Tuesday, December 17, 2013

Book Review: Bumped by Megan McCafferty

Bumped (Bumped, #1) 
 
 
 
Publisher: Balzer + Bray
Release Date: April 26th 2011
Genre: Dystopian Satire
Source: eBook from Library
Challenge(s): Dystopia
Find it: Amazon | B&N | Goodreads

When a virus makes everyone over the age of eighteen infertile, would-be parents pay teen girls to conceive and give birth to their children, making teens the most prized members of society. Girls sport fake baby bumps and the school cafeteria stocks folic-acid-infused food.

Sixteen-year-old identical twins Melody and Harmony were separated at birth and have never met until the day Harmony shows up on Melody’s doorstep. Up to now, the twins have followed completely opposite paths. Melody has scored an enviable conception contract with a couple called the Jaydens. While they are searching for the perfect partner for Melody to bump with, she is fighting her attraction to her best friend, Zen, who is way too short for the job.

Harmony has spent her whole life in Goodside, a religious community, preparing to be a wife and mother. She believes her calling is to convince Melody that pregging for profit is a sin. But Harmony has secrets of her own that she is running from.

When Melody is finally matched with the world-famous, genetically flawless Jondoe, both girls’ lives are changed forever. A case of mistaken identity takes them on a journey neither could have ever imagined, one that makes Melody and Harmony realize they have so much more than just DNA in common.

From New York Times bestselling author Megan McCafferty comes a strikingly original look at friendship, love, and sisterhood—in a future that is eerily believable.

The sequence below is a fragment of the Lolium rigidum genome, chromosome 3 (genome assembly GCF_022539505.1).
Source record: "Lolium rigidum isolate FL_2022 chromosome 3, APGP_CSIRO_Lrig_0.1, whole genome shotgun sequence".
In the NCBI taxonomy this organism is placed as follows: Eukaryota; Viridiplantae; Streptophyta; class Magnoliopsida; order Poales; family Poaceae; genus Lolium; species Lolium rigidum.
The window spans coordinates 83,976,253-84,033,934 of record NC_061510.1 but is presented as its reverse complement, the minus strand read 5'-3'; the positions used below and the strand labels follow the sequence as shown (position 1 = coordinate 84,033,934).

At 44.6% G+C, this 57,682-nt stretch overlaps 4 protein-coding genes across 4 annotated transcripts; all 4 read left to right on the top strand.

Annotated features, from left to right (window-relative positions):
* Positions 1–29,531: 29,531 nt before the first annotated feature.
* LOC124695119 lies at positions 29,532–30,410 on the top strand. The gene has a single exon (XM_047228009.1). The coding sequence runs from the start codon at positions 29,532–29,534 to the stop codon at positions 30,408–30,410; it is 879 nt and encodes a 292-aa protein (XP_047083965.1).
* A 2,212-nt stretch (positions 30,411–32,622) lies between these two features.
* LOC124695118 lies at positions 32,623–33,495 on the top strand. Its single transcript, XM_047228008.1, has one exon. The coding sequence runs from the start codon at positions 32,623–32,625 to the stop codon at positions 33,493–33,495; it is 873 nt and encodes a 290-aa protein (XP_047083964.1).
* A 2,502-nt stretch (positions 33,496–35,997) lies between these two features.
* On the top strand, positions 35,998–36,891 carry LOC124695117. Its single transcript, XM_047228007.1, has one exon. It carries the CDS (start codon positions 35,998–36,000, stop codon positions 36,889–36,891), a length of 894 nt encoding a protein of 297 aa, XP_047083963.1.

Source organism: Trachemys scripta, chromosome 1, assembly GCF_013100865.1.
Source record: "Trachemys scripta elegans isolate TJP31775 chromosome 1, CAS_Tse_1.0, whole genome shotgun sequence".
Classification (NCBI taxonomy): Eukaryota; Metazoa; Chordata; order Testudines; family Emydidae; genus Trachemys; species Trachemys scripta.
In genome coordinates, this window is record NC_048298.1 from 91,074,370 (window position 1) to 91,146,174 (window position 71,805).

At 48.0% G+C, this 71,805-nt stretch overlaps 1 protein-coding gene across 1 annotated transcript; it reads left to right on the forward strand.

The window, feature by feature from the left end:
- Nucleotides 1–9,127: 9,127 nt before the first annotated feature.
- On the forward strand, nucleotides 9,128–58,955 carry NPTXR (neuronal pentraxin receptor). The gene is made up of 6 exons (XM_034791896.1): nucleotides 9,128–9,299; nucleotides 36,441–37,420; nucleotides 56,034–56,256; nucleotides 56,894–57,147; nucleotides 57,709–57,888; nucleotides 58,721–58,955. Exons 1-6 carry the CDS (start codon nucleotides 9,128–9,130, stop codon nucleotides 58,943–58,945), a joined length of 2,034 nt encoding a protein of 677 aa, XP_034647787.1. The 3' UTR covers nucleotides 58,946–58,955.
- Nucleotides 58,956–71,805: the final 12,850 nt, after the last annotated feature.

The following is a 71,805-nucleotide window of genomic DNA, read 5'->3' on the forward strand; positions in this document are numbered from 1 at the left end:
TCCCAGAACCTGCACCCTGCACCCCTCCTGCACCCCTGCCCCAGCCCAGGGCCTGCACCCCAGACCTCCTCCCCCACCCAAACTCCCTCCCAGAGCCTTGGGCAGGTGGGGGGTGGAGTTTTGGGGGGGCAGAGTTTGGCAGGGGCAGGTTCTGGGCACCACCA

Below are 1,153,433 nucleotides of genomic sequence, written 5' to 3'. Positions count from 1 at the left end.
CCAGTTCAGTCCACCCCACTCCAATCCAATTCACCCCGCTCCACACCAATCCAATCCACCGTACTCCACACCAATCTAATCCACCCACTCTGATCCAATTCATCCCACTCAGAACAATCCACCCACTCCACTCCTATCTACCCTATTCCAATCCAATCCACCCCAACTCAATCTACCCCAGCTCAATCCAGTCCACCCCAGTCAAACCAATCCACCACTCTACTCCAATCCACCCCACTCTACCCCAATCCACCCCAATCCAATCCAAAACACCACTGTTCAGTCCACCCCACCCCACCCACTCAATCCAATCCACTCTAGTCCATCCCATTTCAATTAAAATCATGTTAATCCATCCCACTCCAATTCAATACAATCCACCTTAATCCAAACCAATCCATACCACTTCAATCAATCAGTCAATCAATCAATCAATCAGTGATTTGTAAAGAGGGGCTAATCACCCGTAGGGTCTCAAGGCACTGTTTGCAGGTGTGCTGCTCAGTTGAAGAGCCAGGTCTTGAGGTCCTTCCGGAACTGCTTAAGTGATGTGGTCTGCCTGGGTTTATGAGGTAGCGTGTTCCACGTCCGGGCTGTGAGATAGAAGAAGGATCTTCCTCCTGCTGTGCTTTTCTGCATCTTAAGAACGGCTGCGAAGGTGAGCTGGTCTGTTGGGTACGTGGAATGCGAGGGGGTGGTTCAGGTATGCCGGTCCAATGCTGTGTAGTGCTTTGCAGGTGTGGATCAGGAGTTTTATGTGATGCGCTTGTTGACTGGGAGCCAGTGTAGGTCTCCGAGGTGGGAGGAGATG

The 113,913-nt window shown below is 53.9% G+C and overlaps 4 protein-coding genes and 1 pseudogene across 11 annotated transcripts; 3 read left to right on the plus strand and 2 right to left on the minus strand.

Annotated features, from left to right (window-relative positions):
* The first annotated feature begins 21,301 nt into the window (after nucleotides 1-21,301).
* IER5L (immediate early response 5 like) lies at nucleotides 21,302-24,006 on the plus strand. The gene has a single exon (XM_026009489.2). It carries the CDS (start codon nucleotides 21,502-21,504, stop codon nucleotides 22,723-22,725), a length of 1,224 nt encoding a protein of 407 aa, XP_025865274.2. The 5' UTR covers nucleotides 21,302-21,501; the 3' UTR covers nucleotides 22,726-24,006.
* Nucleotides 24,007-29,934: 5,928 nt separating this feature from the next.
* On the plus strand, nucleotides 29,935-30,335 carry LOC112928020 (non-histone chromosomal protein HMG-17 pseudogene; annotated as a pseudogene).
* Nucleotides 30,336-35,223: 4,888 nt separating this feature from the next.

I don't know how I ended up reading this, quite honestly. I'm just not a huge fan of tons of sex in my books, or tons of religious stuff, and so logic says that this is THE book to avoid. But I picked it up anyway, because I was kind of curious. A satire dystopia about teen pregnancy and the power of media? Intriguing for sure!

But the whole novel just rubbed me the wrong way. It was really easy, yet hard at the same time, to remember that it was meant to be satirical, because of the overbearing nature of it. It seemed like the author was trying so hard to get her point across, that the message was more important than quality writing.

The characters were sort of weird. Melody and Harmony were such polar opposites. They both seemed pretty two-dimensional, but they almost seemed like real people when compared with the male characters. Just overall they were flat, and it was fairly obvious that they were meant to be nothing more than pawns in the story.

I honestly do appreciate the message this novel was trying to send about media and sex and choices, but this didn't seem to be the right medium for me personally.

2 comments:

  1. I read this book a couple of years ago and liked the book. I do think the message is great.

    ReplyDelete
  2. Ouch. Sorry it didn't win you over very much. Thanks for the honest review though. I've been curious about the series so maybe one day i'll pick it up.

    ReplyDelete

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